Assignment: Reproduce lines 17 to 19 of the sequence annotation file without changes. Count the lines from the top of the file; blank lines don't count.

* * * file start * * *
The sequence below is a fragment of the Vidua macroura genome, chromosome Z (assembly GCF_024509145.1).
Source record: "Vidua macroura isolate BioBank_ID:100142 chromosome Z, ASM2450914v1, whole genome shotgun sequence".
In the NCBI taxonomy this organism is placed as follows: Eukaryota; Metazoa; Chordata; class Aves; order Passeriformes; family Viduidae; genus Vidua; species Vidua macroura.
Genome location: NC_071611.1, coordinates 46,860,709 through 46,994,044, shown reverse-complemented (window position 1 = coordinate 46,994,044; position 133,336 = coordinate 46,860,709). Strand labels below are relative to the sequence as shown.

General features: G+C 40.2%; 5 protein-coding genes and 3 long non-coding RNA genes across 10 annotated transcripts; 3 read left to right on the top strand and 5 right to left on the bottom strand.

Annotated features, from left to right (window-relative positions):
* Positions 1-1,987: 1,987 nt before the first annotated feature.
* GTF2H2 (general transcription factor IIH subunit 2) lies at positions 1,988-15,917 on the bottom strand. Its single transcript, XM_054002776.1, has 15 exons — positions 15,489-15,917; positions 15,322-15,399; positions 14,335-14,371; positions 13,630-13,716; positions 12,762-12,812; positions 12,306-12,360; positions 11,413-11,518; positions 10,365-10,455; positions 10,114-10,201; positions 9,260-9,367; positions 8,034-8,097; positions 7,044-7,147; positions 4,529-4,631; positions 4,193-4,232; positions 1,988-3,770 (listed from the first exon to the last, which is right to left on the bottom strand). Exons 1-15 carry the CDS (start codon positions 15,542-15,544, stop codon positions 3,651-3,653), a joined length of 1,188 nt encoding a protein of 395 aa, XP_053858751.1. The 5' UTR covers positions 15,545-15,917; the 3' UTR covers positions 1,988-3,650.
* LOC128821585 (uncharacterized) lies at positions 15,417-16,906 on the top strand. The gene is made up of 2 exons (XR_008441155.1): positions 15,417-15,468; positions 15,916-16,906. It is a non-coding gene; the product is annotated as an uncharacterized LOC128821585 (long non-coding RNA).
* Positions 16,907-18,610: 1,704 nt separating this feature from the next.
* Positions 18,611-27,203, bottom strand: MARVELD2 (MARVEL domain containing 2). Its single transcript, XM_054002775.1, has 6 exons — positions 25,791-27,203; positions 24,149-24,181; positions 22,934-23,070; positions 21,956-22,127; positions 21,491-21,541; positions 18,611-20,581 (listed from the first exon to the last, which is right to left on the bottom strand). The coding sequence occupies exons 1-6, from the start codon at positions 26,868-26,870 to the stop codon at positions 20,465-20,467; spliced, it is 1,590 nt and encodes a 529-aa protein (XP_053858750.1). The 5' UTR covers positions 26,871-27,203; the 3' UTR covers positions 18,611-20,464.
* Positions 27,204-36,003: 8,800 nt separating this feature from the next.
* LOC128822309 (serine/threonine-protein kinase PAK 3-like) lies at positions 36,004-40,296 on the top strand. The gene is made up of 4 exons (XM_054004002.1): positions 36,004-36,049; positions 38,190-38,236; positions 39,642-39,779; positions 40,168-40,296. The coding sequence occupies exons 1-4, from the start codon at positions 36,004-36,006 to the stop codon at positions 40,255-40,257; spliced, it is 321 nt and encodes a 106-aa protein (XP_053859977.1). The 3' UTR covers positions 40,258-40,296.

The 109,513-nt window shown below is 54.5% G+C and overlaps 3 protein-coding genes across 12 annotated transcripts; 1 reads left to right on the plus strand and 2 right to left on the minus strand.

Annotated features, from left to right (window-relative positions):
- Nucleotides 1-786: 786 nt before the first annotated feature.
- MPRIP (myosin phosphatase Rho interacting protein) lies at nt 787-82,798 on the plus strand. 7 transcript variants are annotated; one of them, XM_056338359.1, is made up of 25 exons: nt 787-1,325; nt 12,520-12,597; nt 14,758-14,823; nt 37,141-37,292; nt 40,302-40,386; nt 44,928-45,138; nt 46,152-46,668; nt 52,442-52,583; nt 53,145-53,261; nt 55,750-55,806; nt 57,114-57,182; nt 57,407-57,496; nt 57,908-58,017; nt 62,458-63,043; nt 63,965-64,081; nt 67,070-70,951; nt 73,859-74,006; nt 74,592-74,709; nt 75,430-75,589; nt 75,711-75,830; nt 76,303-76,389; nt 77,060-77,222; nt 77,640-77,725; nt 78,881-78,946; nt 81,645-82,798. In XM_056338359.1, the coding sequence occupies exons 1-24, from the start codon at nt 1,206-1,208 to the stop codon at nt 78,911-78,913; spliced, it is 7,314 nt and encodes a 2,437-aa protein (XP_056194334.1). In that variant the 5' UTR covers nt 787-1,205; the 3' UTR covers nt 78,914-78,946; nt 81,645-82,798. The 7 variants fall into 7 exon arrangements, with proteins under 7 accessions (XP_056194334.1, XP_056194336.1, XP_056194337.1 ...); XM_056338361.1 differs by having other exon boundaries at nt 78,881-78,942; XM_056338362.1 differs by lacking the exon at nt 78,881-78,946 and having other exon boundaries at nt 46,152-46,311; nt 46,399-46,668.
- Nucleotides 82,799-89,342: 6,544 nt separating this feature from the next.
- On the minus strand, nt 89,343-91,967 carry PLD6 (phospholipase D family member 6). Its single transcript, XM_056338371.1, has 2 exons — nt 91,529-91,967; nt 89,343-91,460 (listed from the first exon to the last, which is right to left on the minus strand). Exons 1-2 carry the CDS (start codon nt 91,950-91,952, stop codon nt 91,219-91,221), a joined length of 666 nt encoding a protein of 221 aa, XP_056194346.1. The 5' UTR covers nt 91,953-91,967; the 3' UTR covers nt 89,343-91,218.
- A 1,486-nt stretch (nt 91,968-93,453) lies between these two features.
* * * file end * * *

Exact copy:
- MPRIP (myosin phosphatase Rho interacting protein) lies at nt 787-82,798 on the plus strand. 7 transcript variants are annotated; one of them, XM_056338359.1, is made up of 25 exons: nt 787-1,325; nt 12,520-12,597; nt 14,758-14,823; nt 37,141-37,292; nt 40,302-40,386; nt 44,928-45,138; nt 46,152-46,668; nt 52,442-52,583; nt 53,145-53,261; nt 55,750-55,806; nt 57,114-57,182; nt 57,407-57,496; nt 57,908-58,017; nt 62,458-63,043; nt 63,965-64,081; nt 67,070-70,951; nt 73,859-74,006; nt 74,592-74,709; nt 75,430-75,589; nt 75,711-75,830; nt 76,303-76,389; nt 77,060-77,222; nt 77,640-77,725; nt 78,881-78,946; nt 81,645-82,798. In XM_056338359.1, the coding sequence occupies exons 1-24, from the start codon at nt 1,206-1,208 to the stop codon at nt 78,911-78,913; spliced, it is 7,314 nt and encodes a 2,437-aa protein (XP_056194334.1). In that variant the 5' UTR covers nt 787-1,205; the 3' UTR covers nt 78,914-78,946; nt 81,645-82,798. The 7 variants fall into 7 exon arrangements, with proteins under 7 accessions (XP_056194334.1, XP_056194336.1, XP_056194337.1 ...); XM_056338361.1 differs by having other exon boundaries at nt 78,881-78,942; XM_056338362.1 differs by lacking the exon at nt 78,881-78,946 and having other exon boundaries at nt 46,152-46,311; nt 46,399-46,668.
- Nucleotides 82,799-89,342: 6,544 nt separating this feature from the next.
- On the minus strand, nt 89,343-91,967 carry PLD6 (phospholipase D family member 6). Its single transcript, XM_056338371.1, has 2 exons — nt 91,529-91,967; nt 89,343-91,460 (listed from the first exon to the last, which is right to left on the minus strand). Exons 1-2 carry the CDS (start codon nt 91,950-91,952, stop codon nt 91,219-91,221), a joined length of 666 nt encoding a protein of 221 aa, XP_056194346.1. The 5' UTR covers nt 91,953-91,967; the 3' UTR covers nt 89,343-91,218.